Plumbee engineering

Meet Jessica Karotz

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Karotz - or as it used to be known Nabaztag - are small electronic devices that you can control programmatically. They contain a camera, speaker, microphone, a collection of LED lights, two rotatable ears, an RFID reader, and a WIFI antenna.

Plumbee’s Karotz is called Jessica. We use Jessica for build state notification: Jessica performs a different action after a success or failure of a build in our continuous integration server, Jenkins. There is a plugin available for Jenkins that sends build state notifications to Karotz, but we cannot use this since we run Jenkins as part of the Cloudbees service, rather than managing it ourselves.

There are two general ways of getting your Karotz to carry out an action:

  1. Write a Javascript program, upload it to the Karotz website, and then install it onto your device.
  2. Switch your Karotz into “interactive mode” and send signed instructions to Karotz’ web API, which forwards the commands to your device. To enable this, you again need to upload a small xml file to the Karotz website and then install that onto your device.

As I am no JavaScript programmer, leafing through the documentation for programming Karotz in JavaScript made it look increasingly hard to build something that could continuously check the Jenkins API. Instead, I decided to use the second method, and ended up with a generic BASH script.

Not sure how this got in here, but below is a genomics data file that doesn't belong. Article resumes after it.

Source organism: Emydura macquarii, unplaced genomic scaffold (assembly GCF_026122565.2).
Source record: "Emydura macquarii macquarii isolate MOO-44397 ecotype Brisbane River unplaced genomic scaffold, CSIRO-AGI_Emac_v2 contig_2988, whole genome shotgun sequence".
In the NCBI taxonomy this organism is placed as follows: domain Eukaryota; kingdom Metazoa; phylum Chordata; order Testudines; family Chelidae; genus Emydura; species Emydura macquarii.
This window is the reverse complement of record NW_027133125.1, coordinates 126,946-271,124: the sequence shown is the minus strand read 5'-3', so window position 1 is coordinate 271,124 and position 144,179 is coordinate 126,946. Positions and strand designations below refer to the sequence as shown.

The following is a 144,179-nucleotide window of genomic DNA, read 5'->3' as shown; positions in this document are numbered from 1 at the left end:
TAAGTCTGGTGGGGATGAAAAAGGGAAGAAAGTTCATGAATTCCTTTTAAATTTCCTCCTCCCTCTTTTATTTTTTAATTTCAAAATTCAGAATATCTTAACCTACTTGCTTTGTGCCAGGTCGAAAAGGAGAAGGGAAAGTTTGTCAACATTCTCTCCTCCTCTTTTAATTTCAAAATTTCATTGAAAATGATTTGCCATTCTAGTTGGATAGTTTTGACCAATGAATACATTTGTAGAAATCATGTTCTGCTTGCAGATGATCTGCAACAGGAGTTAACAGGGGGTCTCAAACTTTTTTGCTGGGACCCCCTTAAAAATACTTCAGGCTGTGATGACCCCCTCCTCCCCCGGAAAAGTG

How to control Karotz in shell / BASH

Following the online tutorial for creating an interaction http://dev.karotz.com/dev/register_app.html, start by registering an app with a very plain descriptor.xml giving access to the parts you want to use:

<descriptor>  
<version>0.0.2</version>  
<accesses>  
  <access>led</access>  
  <access>ears</access>  
  <access>tts</access>  
  <access>button</access>  
  <access>webcam</access>  
  <access>asr</access>  
  <access>http</access>  
  <access>multimedia</access>  
</accesses>  
<editor>Simon Loader</editor>  
<asrName>Plumbee State</asrName>  
<deployment>external</deployment>  
<multiConf>false</multiConf>  
<parameters>  
  <parameter key="showInstallUuid" value="true"/>
</parameters\>  
</descriptor>  

Registering this app on the Karotz website returns an API key and secret key, which are used together with the ‘InstallID’ returned when the app is installed onto the device.  Essentially this descriptor.xml tells the Karotz website we wish to access all features, that this is an external app (Interactive mode), and that the InstallID that we require should be displayed on the install page.

To work in interactive mode, you first have to tell your Karotz that you wish to send commands to the application you have loaded. This is done with the “start” command:

curl http://api.karotz.com/api/karotz/start?apikey=<API_KEY>&installid=<INSTALLID>&once=<RANDOM>&timestamp=<TIMESTAMP>&signature=<SIG>

Note that the start command requires a SHA1 signature with the private key. Fortunately we had done S3 signatures in shell previously (maybe to come in a future post), so we already had some code we could repurpose. The signature required can be generated by:

echo -n apikey=API_KEY&installid=INSTALL_ID&once=RANDOM_NUM&timestamp=`date +%s` | openssl dgst -sha1 -hmac $SECRET_KEY -binary | openssl enc-base64